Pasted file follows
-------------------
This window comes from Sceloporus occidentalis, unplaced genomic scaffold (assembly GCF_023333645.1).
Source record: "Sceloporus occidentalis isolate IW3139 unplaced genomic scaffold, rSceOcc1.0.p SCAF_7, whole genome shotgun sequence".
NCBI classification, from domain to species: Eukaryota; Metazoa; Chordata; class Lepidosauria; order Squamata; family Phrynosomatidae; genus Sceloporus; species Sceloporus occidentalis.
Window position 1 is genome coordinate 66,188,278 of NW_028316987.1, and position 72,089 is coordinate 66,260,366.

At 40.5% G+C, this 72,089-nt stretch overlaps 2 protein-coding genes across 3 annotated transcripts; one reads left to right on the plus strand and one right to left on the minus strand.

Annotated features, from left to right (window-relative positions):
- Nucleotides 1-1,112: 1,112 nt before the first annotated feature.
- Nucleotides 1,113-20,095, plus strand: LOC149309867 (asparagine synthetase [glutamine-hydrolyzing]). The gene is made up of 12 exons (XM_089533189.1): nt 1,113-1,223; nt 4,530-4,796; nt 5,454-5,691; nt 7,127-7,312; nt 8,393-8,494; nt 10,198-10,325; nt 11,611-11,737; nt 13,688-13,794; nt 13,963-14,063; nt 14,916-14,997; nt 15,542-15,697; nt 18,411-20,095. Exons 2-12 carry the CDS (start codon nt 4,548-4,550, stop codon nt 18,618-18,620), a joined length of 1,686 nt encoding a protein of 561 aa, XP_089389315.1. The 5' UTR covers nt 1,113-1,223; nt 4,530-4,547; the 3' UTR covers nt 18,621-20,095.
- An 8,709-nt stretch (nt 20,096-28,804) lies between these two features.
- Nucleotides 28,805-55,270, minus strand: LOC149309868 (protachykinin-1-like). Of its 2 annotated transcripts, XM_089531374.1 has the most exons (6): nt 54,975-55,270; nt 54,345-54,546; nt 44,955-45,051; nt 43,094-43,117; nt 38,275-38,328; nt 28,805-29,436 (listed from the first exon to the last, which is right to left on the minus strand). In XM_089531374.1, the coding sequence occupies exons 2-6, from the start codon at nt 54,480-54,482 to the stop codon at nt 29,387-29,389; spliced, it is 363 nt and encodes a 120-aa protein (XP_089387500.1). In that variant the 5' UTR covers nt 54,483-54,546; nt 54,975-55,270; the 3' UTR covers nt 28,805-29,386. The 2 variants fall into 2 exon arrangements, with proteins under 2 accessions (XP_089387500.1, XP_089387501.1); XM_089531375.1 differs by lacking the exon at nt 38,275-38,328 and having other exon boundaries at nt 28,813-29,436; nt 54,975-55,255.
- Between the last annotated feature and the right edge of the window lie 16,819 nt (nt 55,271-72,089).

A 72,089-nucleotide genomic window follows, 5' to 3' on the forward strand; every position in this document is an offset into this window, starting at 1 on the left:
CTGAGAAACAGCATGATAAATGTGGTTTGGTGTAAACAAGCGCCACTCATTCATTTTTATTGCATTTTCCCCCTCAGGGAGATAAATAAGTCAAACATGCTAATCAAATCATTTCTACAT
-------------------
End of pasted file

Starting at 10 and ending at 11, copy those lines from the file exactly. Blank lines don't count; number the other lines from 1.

- Nucleotides 28,805-55,270, minus strand: LOC149309868 (protachykinin-1-like). Of its 2 annotated transcripts, XM_089531374.1 has the most exons (6): nt 54,975-55,270; nt 54,345-54,546; nt 44,955-45,051; nt 43,094-43,117; nt 38,275-38,328; nt 28,805-29,436 (listed from the first exon to the last, which is right to left on the minus strand). In XM_089531374.1, the coding sequence occupies exons 2-6, from the start codon at nt 54,480-54,482 to the stop codon at nt 29,387-29,389; spliced, it is 363 nt and encodes a 120-aa protein (XP_089387500.1). In that variant the 5' UTR covers nt 54,483-54,546; nt 54,975-55,270; the 3' UTR covers nt 28,805-29,386. The 2 variants fall into 2 exon arrangements, with proteins under 2 accessions (XP_089387500.1, XP_089387501.1); XM_089531375.1 differs by lacking the exon at nt 38,275-38,328 and having other exon boundaries at nt 28,813-29,436; nt 54,975-55,255.
- Between the last annotated feature and the right edge of the window lie 16,819 nt (nt 55,271-72,089).